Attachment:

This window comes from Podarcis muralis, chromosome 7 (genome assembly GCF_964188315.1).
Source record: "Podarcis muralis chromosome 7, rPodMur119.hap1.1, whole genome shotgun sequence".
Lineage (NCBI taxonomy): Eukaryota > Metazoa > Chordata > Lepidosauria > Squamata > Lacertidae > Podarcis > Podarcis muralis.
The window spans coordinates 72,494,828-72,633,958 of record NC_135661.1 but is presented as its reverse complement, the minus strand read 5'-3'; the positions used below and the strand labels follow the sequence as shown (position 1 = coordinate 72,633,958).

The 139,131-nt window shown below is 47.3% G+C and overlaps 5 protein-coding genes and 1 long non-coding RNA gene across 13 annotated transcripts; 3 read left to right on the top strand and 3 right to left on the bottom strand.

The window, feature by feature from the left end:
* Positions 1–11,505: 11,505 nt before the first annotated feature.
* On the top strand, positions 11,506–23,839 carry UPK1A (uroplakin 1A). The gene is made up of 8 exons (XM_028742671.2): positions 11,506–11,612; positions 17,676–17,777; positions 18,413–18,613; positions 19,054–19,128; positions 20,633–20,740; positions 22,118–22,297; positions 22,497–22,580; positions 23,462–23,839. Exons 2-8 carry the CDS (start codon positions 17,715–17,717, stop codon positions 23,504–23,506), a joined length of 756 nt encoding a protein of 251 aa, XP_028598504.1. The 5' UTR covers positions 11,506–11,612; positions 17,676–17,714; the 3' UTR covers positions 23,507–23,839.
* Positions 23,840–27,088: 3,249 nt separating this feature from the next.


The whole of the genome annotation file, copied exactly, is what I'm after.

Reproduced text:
This window comes from Podarcis muralis, chromosome 7 (genome assembly GCF_964188315.1).
Source record: "Podarcis muralis chromosome 7, rPodMur119.hap1.1, whole genome shotgun sequence".
Lineage (NCBI taxonomy): Eukaryota > Metazoa > Chordata > Lepidosauria > Squamata > Lacertidae > Podarcis > Podarcis muralis.
The window spans coordinates 72,494,828-72,633,958 of record NC_135661.1 but is presented as its reverse complement, the minus strand read 5'-3'; the positions used below and the strand labels follow the sequence as shown (position 1 = coordinate 72,633,958).

The 139,131-nt window shown below is 47.3% G+C and overlaps 5 protein-coding genes and 1 long non-coding RNA gene across 13 annotated transcripts; 3 read left to right on the top strand and 3 right to left on the bottom strand.

The window, feature by feature from the left end:
* Positions 1–11,505: 11,505 nt before the first annotated feature.
* On the top strand, positions 11,506–23,839 carry UPK1A (uroplakin 1A). The gene is made up of 8 exons (XM_028742671.2): positions 11,506–11,612; positions 17,676–17,777; positions 18,413–18,613; positions 19,054–19,128; positions 20,633–20,740; positions 22,118–22,297; positions 22,497–22,580; positions 23,462–23,839. Exons 2-8 carry the CDS (start codon positions 17,715–17,717, stop codon positions 23,504–23,506), a joined length of 756 nt encoding a protein of 251 aa, XP_028598504.1. The 5' UTR covers positions 11,506–11,612; positions 17,676–17,714; the 3' UTR covers positions 23,507–23,839.
* Positions 23,840–27,088: 3,249 nt separating this feature from the next.